Landowners, especially farmers, tend to hate them. They’re hard on crops, and if there are too many of them their rooting can be extremely hard on the land. So it can be a lot easier to get permission to hunt hogs than to hunt deer. This endears them to hunters, but there’s much more. While piglets are incredibly cute (and really smart), there is nothing endearing about a grownup hog. They’re kind of like lawyers: Mean, ugly, nasty, greedy. It’s hard to be sympathetic with lawyers or wild hogs. So they (hogs, not lawyers) are ideal for beginning hunters. I started both my daughters on wild hogs, and neither had hesitation or regret.
Whether a beginner or an experienced hand, there are advantages to hunting wild hogs. The animals are extremely prolific breeders, so in most situations hunting is genuine population management, if not control. A pig is a pig, so there are generally no restrictions and no pressure. Taking a sow helps control the population much better than taking a boar…so in dry years in California we leave the sows alone, and in good times that’s what we seek, because their meat is generally the best. Well, okay, not quite: For eating the best choice is probably a sow or young boar in the 80 to 120-pound range.
The worst is a big, stinky boar. In really good seasons a boar can be okay…but all too often the best you can do is make a spicy sausage. That said, a big boar with good tusks is a much under-rated trophy. Older boars are never a large part of the population, and they are the most elusive and most nocturnal. Boars fight among themselves constantly, so they know exactly how to use those tusks. While many predators pick off piglets, a mature boar has nothing to fear other than man. Unwounded, innate caution takes over and he will evade contact if possible. Hurt him and you have a different deal; he will attack readily if he can.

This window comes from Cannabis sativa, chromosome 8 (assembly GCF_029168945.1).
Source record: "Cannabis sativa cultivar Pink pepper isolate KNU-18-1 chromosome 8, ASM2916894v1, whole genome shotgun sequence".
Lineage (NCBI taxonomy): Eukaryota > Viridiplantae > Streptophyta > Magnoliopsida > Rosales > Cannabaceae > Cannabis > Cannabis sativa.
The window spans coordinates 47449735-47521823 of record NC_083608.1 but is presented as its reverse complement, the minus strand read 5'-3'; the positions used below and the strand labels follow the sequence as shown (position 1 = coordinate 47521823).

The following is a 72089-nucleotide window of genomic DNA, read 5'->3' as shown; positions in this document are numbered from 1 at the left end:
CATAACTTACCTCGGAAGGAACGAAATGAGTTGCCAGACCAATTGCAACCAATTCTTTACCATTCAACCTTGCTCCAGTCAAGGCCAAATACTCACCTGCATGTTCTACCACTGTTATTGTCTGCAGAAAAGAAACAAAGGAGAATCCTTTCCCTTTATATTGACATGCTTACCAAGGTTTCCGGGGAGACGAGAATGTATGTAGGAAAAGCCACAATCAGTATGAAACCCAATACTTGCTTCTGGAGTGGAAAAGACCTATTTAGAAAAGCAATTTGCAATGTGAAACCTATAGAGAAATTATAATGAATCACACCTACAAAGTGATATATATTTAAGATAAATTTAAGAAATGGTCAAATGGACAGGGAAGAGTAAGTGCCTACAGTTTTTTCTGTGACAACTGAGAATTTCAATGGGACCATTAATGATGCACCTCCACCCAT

I’ve hunted California hogs for more than 30 years, and I’ve enjoyed many great hunts and a lot of good pork. I don’t think I’ve ever taken our wild hog for granted, but since I had good pig hunting close to home I haven’t spent a lot of time pursuing them elsewhere. Sure, I’ve run into pigs here and there, enough to realize that they’re extremely adaptable-and we must be as well.
The pigs don’t change much, but we hog hunters have to adapt our techniques to the topography, vegetation, and habits of local pigs.
Just recently this was brought home when, by chance more than design, I hunted pigs in California, Florida, and Texas in a brief period. All hunts were good, but I might as well have been in three different worlds…and yet hunting the same animal. Hog hunting is definitely “in!” Right now it’s the best thing going in big-game hunting, and we’re starting to see an emerging mini-industry and mini-culture just for hog hunters. This is going to be fun to watch, because consider myself one of the charter members!